Teaching in the 21st Century: Adapting Writing Pedagogies to the College Curriculum

By Alice Robertson; Barbara Smith | Go to book overview

ESSAY 19
The ComPosition-ing of Culture and Anarchy
Recovering a Cultural Conflict in Arnold's Serene Text
ROB JACKLOSKY

My complaint is not that the postmodernists have “abandoned reason” nor that they are staining the purity of hitherto innocent academic disciplines and thereby destroying the universities. It is that they have given up on the idea of democratic politics, of mobilizing moral outrage in defense of the weak, of drawing upon a moral vocabulary common to the well-educated and the badly educated, to those who get paid for analyzing symbols and those who get paid for pouring concrete.

—Richard Rorty in Dissent1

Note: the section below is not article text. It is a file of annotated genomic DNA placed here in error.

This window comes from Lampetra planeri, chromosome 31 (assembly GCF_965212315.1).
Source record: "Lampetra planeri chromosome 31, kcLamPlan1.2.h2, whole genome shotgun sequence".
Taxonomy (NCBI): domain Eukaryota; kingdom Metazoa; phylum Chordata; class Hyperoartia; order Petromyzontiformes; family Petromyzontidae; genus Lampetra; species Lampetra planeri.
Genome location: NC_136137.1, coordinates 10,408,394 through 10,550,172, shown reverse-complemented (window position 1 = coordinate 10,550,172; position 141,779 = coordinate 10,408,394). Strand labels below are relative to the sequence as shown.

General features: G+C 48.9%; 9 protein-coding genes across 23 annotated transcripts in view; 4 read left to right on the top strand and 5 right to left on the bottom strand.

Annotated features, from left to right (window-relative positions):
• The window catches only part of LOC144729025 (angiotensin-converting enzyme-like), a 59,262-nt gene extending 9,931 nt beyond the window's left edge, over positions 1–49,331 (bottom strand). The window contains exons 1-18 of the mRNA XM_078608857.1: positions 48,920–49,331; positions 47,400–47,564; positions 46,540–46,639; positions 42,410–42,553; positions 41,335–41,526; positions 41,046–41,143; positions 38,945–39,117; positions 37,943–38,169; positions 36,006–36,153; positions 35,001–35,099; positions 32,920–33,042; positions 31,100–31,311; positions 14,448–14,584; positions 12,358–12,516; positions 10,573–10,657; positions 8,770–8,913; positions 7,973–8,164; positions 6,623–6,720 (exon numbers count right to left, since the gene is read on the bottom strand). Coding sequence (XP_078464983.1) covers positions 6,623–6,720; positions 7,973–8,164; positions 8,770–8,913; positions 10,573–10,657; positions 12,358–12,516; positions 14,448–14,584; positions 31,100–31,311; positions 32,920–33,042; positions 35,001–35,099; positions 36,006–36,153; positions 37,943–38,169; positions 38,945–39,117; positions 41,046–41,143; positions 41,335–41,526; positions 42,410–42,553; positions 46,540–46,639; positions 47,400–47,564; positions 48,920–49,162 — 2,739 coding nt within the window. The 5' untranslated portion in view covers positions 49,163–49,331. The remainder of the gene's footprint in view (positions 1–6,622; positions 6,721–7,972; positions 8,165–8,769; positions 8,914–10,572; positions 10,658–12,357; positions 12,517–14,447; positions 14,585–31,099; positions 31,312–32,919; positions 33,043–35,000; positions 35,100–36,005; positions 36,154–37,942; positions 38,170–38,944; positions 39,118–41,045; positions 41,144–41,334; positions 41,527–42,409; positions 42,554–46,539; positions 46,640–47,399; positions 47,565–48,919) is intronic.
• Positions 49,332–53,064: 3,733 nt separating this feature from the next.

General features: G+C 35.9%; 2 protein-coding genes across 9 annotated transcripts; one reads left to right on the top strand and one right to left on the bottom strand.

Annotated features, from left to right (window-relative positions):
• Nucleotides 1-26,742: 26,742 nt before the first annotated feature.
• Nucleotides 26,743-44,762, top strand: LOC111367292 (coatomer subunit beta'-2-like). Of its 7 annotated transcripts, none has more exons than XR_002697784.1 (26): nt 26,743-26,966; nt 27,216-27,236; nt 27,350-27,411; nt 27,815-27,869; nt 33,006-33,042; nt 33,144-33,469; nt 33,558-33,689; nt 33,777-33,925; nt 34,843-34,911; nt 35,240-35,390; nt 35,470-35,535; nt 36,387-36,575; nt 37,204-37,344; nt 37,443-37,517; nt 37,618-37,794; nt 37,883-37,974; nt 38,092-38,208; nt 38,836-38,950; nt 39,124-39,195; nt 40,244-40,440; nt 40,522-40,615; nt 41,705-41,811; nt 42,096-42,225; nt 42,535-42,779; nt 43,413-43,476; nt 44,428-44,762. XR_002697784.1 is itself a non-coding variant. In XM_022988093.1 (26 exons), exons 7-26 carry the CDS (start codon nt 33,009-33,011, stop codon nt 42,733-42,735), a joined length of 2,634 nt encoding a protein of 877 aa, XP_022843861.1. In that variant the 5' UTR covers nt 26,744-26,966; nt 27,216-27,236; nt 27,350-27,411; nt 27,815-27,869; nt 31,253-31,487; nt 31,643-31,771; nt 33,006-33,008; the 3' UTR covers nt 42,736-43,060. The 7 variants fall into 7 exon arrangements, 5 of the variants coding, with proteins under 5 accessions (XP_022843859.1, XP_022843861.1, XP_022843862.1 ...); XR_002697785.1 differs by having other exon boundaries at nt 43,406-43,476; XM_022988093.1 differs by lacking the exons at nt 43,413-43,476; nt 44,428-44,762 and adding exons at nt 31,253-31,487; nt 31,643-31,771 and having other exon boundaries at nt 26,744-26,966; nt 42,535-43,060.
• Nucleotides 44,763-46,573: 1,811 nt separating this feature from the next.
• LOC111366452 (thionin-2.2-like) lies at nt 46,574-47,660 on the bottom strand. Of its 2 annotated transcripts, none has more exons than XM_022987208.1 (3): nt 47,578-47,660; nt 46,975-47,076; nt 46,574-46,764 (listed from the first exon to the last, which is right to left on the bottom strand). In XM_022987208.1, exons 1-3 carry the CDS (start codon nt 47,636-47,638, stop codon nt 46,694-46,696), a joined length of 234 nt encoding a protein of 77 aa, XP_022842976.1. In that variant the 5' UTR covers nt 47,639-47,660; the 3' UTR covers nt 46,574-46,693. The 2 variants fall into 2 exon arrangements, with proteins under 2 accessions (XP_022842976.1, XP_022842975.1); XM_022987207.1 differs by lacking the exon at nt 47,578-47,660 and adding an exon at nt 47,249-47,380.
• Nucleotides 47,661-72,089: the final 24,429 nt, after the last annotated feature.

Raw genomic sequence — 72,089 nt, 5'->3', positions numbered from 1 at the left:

“Matthew Arnold—friend to the workingman!” is an unlikely rallying cry. Unlikely though it might be, I have found in Arnold a friend in helping working-class and other marginalized students find a place in his hitherto exclusionary culture. Arnold, if he is discussed at all in academic circles these days, is usually treated as something akin to “the dean” of culture—the nineteenth-century thinker most responsible for our modern sense of culture. His academic responsibilities in this metaphorical post have included defense of a serene, remote, almost indefinable culture consisting of, among other intangibles, “the best that is known and thought” and “sweetness and light.” Understandably, undergraduates often feel excluded from this variety of culture. And for many conservative admirers of Arnold, exclusion was precisely the point. 2 Arnold had fenced in culture, made it appropriately remote to those on the right of the political spectrum and largely irrelevant to those on the left. His reputation as the defender of culture comes in large part from his magisterial

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